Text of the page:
The limits of political activity
Erik Gunn, writing for MilwaukeeMag.com, asks but does not answer how involved the staff of news organizations can get in political activity before crossing a line.
“Just like their colleagues on the news side of the Journal Sentinel, members of the Editorial Board may not be involved in political activities of any kind,” Haynes tells me. “That includes signing a recall petition, placing a sign in their yard or otherwise advocating in the political arena. Our role as opinion writers does not relieve us of this requirement: We must be fair and open-minded as we approach the issues of the day. Any participation in politics by Editorial Board members would taint our efforts to approach the issues in an even-handed fashion. Participating in political activity sends our readers the message that we’ve already made up our minds.”
Interestingly, that ethic may actually be more widespread than you’d think. Earlier this year, when I was profiling Tommy Thompson’s Senate race for Isthmus in Madison, I briefly corresponded with a conservative blogger and writer for some insight. In passing, I asked whether he was in any way involved with the campaign of Thompson or any of his GOP rivals. James Wigderson said categorically that he now stays out of direct political involvement: “Hard to write about a campaign objectively if you’re stuck in the middle of it.”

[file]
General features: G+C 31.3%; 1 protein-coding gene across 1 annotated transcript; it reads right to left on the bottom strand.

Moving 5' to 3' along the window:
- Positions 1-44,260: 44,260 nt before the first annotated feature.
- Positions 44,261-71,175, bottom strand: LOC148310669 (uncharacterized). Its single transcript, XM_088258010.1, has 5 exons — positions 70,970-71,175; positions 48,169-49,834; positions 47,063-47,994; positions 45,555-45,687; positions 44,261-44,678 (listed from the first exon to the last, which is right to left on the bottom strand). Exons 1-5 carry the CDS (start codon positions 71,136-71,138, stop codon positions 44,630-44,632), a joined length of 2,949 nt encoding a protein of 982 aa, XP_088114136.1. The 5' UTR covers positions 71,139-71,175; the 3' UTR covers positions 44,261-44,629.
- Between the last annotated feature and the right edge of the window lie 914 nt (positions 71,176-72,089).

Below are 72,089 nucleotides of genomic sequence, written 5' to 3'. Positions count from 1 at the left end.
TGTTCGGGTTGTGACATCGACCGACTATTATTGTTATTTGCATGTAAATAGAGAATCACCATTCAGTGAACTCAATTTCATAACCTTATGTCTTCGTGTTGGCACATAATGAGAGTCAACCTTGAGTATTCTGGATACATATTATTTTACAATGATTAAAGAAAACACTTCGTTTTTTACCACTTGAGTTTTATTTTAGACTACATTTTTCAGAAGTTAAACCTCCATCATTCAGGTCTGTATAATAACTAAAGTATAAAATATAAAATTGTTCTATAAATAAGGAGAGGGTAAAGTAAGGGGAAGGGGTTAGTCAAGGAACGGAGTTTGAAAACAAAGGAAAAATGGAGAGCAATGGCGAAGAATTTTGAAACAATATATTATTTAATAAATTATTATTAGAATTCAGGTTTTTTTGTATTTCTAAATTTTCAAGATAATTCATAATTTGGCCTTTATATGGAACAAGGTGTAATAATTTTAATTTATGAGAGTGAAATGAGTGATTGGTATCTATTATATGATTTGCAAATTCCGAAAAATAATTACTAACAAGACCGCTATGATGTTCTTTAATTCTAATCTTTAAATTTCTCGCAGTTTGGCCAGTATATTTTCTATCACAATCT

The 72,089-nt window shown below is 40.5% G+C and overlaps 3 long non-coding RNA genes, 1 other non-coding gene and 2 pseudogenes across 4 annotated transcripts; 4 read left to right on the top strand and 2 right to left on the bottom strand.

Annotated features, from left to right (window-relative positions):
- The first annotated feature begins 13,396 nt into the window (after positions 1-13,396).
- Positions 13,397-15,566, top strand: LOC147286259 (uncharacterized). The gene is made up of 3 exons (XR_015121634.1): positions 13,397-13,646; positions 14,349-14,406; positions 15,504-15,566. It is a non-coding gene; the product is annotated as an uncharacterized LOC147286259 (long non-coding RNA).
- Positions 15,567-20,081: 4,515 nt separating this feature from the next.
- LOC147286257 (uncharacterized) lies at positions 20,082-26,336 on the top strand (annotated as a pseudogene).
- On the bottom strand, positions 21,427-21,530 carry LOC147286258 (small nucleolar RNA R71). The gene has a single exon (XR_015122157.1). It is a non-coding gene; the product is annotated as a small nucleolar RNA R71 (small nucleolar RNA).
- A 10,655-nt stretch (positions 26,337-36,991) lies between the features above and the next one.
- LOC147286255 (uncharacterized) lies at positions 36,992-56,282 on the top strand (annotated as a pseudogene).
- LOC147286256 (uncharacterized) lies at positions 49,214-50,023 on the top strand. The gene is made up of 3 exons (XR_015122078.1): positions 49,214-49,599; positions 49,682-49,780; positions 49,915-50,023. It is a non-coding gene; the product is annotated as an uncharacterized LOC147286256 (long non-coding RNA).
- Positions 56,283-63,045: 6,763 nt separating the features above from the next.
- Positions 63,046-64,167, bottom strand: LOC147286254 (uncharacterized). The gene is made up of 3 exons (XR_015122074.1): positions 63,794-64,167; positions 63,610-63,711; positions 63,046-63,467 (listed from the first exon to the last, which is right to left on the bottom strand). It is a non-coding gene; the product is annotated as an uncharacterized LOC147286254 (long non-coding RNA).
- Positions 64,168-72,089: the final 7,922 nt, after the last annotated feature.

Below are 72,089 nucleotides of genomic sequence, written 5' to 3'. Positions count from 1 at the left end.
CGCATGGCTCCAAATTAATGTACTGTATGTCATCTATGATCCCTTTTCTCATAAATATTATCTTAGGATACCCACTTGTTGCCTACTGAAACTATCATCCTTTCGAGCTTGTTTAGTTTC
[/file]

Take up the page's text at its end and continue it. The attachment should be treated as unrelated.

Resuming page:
(Which may help explain why Wigderson took such umbrage at recent blog commentary insinuating he’s still involved in active campaign work.)
For others, though, it’s more ambiguous. Is signing a petition more of a private act, akin to voting? Or, even if it isn’t, should whatever prohibition that might understandably apply to news reporters and editors be extended to personnel in other areas of the company – such as advertising sales people or circulation clerks? It’s worth noting that according to the Appleton memo, none of the signing employees “are news reporters or assigning news editors.”
I give good quote.